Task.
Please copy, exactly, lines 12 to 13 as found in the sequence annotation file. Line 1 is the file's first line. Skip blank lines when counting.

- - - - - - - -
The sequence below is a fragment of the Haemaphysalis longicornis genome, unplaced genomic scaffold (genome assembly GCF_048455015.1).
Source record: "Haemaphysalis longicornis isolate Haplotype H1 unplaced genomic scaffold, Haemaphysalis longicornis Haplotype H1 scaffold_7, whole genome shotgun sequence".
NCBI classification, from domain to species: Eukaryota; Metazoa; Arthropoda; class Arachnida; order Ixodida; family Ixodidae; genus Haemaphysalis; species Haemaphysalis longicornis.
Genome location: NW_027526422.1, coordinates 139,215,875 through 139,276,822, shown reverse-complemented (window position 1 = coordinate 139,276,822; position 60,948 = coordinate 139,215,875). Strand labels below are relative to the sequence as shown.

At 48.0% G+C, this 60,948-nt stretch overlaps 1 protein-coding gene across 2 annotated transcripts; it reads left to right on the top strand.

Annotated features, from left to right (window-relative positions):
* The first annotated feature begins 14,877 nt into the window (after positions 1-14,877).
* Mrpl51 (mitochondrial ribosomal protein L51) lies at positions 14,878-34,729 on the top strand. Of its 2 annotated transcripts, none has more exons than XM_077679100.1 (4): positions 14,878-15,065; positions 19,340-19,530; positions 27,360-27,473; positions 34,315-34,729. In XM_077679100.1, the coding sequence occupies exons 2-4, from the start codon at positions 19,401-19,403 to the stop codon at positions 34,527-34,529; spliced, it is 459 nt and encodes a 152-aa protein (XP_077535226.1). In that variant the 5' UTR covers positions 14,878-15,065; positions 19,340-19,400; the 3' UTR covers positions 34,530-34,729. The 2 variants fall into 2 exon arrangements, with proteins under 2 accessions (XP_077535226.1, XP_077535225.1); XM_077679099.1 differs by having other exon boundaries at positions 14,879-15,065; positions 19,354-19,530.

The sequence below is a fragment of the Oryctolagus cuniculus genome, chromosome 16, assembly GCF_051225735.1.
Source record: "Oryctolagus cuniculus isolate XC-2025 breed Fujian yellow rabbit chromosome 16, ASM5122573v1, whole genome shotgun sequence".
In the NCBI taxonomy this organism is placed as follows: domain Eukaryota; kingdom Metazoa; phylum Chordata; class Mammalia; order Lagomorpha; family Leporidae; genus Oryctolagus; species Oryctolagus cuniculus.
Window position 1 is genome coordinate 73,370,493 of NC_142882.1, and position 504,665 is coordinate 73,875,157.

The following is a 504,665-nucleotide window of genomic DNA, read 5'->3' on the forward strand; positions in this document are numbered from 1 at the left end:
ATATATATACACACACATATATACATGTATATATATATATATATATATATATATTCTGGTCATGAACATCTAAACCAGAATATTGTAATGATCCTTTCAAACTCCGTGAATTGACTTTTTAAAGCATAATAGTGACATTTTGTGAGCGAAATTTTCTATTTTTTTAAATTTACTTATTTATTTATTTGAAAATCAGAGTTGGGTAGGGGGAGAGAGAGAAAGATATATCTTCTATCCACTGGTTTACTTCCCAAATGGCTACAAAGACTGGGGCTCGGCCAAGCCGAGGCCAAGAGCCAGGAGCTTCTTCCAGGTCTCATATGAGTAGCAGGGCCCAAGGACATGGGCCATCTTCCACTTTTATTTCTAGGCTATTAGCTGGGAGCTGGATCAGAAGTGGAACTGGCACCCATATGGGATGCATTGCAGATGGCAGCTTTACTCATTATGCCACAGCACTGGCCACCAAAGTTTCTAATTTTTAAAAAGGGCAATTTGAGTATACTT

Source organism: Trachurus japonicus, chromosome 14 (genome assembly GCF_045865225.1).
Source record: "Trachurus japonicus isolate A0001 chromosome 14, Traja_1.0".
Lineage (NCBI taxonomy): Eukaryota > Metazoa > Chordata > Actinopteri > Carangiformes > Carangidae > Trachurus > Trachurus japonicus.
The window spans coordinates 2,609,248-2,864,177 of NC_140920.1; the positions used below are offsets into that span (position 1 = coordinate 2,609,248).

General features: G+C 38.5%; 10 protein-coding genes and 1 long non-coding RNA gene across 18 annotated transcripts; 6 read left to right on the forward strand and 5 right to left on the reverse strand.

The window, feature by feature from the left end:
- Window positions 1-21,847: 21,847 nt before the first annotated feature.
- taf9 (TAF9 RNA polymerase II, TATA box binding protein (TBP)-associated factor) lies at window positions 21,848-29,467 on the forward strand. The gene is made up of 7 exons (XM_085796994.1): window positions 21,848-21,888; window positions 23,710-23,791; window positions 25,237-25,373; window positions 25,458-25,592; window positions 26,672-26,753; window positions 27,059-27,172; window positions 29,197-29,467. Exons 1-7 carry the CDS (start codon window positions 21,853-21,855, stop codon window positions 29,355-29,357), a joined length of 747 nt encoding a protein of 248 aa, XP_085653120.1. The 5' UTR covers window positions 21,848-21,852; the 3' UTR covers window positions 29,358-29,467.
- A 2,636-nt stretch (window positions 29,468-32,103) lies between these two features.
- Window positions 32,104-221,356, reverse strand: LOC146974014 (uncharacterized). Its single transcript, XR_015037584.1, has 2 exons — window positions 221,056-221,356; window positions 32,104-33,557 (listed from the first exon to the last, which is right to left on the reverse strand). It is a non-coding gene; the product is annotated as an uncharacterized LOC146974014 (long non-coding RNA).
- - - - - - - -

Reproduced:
Window position 1 is genome coordinate 73,370,493 of NC_142882.1, and position 504,665 is coordinate 73,875,157.

The following is a 504,665-nucleotide window of genomic DNA, read 5'->3' on the forward strand; positions in this document are numbered from 1 at the left end: